Apart But Together – Making Marriage Work When You Don’t Live At The Same Address

posted on 28 March 2012 by The Tie The Knot Team
posted to Wedding Tips & Advice

happy-home

More commonly known as ‘living apart together’, LAT is when couples who have intimate relationships live at separate addresses. They’re not one step away from divorce, but rather have chosen to live apart.

This may mean that your work has taken you to separate cities, or even separate countries, but it can also mean, as in the case of my second cousin and her late husband, that you just prefer living in separate houses in the same neighbourhood, for whatever reason.

Helena Bonham Carter and her husband Tim Burton live two houses away from one another in Hampstead, London. Arundhati Roy (author of God of Small Things – if you haven’t read it, do!) and her husband Pradip Krishen have separate homes in Delhi, India. Even Jean-Paul Sartre and the feminist writer Simone de Beauvoir lived apart together (even if he was known to dally elsewhere).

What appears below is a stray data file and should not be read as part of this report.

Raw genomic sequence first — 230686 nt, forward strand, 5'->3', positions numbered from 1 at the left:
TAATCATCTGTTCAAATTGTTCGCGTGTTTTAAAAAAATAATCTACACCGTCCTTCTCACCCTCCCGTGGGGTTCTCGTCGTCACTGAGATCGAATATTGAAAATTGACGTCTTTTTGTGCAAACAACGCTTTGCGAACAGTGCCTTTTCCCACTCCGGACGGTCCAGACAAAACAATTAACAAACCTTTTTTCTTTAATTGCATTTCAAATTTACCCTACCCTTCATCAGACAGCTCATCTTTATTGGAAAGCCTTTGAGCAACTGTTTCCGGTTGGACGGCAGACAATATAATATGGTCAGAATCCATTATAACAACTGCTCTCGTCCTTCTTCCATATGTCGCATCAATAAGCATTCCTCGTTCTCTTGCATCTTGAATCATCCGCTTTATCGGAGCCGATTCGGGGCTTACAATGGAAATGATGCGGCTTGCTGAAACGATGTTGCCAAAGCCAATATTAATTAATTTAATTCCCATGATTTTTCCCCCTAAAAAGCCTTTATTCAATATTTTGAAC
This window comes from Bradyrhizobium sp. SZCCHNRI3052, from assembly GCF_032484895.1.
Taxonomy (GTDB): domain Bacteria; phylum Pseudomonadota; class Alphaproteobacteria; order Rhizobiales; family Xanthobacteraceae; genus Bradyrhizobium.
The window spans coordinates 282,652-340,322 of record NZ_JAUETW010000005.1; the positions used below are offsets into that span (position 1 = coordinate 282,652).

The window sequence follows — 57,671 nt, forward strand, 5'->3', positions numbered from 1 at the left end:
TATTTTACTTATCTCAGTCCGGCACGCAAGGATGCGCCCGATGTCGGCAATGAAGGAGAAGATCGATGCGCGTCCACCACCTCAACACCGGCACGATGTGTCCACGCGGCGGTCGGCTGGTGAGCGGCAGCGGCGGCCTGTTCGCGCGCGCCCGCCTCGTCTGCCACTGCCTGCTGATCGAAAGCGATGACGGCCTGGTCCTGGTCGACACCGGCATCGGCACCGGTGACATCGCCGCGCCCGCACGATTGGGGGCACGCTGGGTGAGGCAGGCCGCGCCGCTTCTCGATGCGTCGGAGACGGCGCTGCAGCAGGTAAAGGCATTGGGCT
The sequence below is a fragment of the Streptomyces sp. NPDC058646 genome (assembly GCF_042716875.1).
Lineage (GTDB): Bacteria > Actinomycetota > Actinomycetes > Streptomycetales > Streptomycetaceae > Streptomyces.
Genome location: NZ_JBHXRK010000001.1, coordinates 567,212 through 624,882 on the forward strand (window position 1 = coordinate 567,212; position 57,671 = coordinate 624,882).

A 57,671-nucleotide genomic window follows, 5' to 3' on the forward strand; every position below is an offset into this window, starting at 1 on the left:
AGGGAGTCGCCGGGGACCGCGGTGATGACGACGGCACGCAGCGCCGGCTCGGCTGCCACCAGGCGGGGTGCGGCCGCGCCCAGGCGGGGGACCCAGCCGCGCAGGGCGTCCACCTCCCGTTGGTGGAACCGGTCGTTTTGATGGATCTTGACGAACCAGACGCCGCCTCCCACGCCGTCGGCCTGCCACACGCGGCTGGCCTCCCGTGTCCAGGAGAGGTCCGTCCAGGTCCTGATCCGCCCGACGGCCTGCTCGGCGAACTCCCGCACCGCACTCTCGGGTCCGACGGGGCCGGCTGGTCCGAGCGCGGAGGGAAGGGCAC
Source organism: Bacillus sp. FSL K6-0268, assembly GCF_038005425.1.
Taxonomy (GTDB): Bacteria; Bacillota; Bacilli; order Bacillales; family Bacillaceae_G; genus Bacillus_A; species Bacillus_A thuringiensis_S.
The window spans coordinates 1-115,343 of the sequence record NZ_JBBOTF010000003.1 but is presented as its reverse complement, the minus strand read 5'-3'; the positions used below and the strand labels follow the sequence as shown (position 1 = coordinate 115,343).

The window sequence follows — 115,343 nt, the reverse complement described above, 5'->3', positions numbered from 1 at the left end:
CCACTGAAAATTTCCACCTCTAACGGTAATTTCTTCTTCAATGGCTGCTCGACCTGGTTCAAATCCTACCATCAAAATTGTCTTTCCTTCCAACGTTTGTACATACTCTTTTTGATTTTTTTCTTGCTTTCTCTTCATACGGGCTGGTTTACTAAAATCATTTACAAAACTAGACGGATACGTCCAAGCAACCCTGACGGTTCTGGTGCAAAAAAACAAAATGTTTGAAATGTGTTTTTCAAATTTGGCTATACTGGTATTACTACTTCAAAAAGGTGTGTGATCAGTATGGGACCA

It is thus not a new phenomenon. And some couples even choose to live apart after marriage for convenience and to improve their relationship. They believe that giving one another the ‘space’ to miss one another means that together times are similar to first dates.

Not all of these couples are sure that the arrangement should be permanent, because it can be both lonely and stressful, but in South Africa there are numerous couples who, for the duration of the week at least, live in Cape Town but work in Johannesburg, for instance, with constant flights inbetween.

The pros of LAT

  • No longer have to constantly compromise
  • Don’t have to put up with annoying habits
  • Maintain intrigue and passion
  • You get to go on ‘dates’
  • Get to concentrate on your career
  • Great if you each already have a home and neither wants to leave it
  • Great if children are not involved

The cons of LAT

  • Can get lonely
  • Never build real intimacy
  • Don’t have the support of another parent – particularly if children are involved
  • Need to be able to afford two homes
  • It isn’t a band aid for an already flagging relationship

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